Oh, Christmas Tree! Oh, Christmas Tree! How Dangerous are Thy Branches
A Communication Toolkit about Christmas Tree Safety and More...
According to the National Fire Protection Association (NFPSA), half of all Christmas tree fires are caused by either an electrical problem or a heat source too close to the tree.
The most recent NFPSA data indicates that U.S. fire departments respond to an average of 160 fires per year that start with Christmas trees. These fires cause, on average, two deaths, 12 injuries, and more than $10 million in direct property damage.
Fortunately, you can prevent these accidents by taking proper safety measures when purchasing, setting up, decorating, and disposing of (or storing) your tree.
With these statistics in mind, it is important to reach the public with certain key messages about navigating a safe and happy holiday.
Christmas Tree Safety
Consider the following from FEMA:
- Keep your live Christmas tree away from heat sources and room exits.
- Water your live Christmas tree daily to keep it from becoming dry.
- Only use decorations that are flame-retardant or not flammable.
- Check holiday lights each year for frayed wires or excessive wear.
- Don’t link more than three strands of holiday lights.
Protection from Carbon Monoxide Poisoning
The fireplace is where we gather for warmth as the season’s chill settles in. However, if a fireplace isn’t properly maintained, a carbon monoxide (CO) fatality could be a devastating result. To prevent such a tragedy, follow these simple directions:
- Install an alarm that detects both smoke and CO near your kitchen, on each level of your home, near sleeping areas, and inside and outside bedrooms if you sleep with doors closed.
- Use the test button to check it each month.
- Replace all batteries at least once a year if your smoke and CO alarm requires it.
With cooking being the number one cause of home fires, the American Red Cross recommends that everyone follow these fire safety steps during and beyond the holiday season:
- Clean cooking surfaces on a regular basis to prevent grease buildup.
- Always check the kitchen before going to bed or leaving the home to make sure all stoves, ovens, and small appliances are turned off.
- Purchase a fire extinguisher to keep in your kitchen. Contact your local fire department to take training on the proper use of extinguishers.
- Don’t wear loose clothing or sleeves that dangle while cooking.
- If you are frying, grilling, or broiling food, never leave it unattended — stay in the kitchen. If you leave the kitchen for even a short period of time, turn off the stove.
- Keep anything that can catch fire — potholders, oven mitts, wooden utensils, paper or plastic bags, food packaging, towels, or curtains — away from your stove, oven, or any other appliance in the kitchen that generates heat.
- If you’re simmering, baking, roasting, or broiling food, check it regularly.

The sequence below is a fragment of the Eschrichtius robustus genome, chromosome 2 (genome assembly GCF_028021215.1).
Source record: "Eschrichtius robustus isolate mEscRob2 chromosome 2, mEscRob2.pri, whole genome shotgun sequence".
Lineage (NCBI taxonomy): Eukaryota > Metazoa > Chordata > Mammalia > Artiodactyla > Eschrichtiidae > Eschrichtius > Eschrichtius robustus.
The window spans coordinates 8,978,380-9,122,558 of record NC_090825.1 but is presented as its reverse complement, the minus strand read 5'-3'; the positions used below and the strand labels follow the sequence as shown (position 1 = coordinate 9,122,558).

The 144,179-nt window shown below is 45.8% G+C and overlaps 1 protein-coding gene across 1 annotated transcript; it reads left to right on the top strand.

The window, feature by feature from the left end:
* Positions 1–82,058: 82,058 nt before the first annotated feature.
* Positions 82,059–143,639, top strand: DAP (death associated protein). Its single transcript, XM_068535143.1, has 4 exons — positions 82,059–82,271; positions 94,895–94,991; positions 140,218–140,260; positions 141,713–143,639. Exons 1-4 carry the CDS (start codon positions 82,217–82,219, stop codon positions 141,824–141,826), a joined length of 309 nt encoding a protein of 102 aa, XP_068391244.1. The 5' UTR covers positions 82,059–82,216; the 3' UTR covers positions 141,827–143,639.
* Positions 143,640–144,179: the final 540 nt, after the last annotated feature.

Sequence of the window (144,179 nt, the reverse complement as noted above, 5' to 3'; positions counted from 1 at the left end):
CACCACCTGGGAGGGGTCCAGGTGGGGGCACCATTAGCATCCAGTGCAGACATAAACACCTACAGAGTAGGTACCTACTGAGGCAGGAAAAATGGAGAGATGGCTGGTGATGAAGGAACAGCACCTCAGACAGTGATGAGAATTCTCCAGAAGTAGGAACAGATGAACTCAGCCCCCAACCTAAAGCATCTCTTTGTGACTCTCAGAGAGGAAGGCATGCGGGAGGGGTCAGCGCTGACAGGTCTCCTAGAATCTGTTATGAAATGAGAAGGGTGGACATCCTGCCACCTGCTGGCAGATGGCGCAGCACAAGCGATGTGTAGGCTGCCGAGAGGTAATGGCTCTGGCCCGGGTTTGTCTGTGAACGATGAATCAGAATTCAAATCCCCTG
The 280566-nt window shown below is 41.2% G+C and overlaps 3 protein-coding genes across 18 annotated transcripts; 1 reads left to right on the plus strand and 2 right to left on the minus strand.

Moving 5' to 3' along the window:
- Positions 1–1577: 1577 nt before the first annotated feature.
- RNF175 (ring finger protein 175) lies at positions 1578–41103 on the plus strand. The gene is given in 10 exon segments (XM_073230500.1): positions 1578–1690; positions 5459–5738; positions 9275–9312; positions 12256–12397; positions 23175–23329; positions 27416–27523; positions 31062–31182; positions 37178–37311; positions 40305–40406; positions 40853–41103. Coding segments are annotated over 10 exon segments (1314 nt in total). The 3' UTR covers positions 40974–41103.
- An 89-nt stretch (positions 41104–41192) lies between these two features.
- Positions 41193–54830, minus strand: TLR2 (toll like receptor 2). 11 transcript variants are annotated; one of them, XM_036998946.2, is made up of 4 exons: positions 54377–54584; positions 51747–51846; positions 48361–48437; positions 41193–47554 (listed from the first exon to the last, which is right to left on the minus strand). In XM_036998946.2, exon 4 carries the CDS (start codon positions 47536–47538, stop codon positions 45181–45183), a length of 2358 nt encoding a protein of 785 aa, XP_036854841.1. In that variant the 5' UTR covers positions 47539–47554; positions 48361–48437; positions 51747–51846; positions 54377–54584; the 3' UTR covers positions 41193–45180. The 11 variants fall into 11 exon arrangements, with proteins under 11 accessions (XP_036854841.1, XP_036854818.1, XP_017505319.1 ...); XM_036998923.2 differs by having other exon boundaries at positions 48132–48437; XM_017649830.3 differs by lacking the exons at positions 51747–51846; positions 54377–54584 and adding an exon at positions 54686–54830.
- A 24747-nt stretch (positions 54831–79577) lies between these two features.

- Use a timer to remind yourself that the stove or oven is on.
Space heaters account for about one-third of home heating fires and 80 percent of home heating fire deaths annually. The NFPA recommends the following safety precautions when using heating equipment:
- Keep anything that can burn at least three feet away from heating equipment, such as a portable space heater, fireplace, wood-burning stove, or furnace. The three-foot safety zone includes furniture, drapes, electronics — anything that can burn.
- Have a three-foot “kid-free zone” around open fires and space heaters.
- Never use your oven to heat your home.
- Have a qualified professional install stationary space heating equipment, water heaters, or central heating equipment according to the local codes and manufacturer’s instructions.
- Have heating equipment and chimneys cleaned and inspected every year by a qualified professional.
- Remember to turn portable heaters off when leaving the room or going to bed.
- Never plug a space heater into a power strip or “multi-plug.” They should be plugged directly into an outlet.
- Do not overload extension cords or outlets, and do not place an electrical cord under a rug. Dispose of older, fraying extension cords.
- Always use only the type of fuel specified by the manufacturer for fuel-burning space heaters.
- Make sure the fireplace has a sturdy screen to stop sparks from flying into the room. Ashes should be cool before putting them in a metal container. Keep the container a safe distance away from your home.
- Do not burn Christmas tree branches, treated wood, or wrapping paper in a home fireplace.
- Test smoke alarms monthly.
The top three days of the year for home candle fires are Christmas, New Year’s Day, and New Year's Eve. The main thing to remember is to never leave a burning candle unattended. To be on the safe side, you can consider using battery-operated flameless candles.
If you put these helpful tips into practice over the holiday season, you will have a safer and merrier time! Happy Holidays!
Research and materials for this article were compiled, written, and distributed on behalf of the National Public Health Information Coalition. The views and opinions expressed in this blog are those of the various authors and do not necessarily reflect the official policy or position of the National Public Health Information Coalition or its members.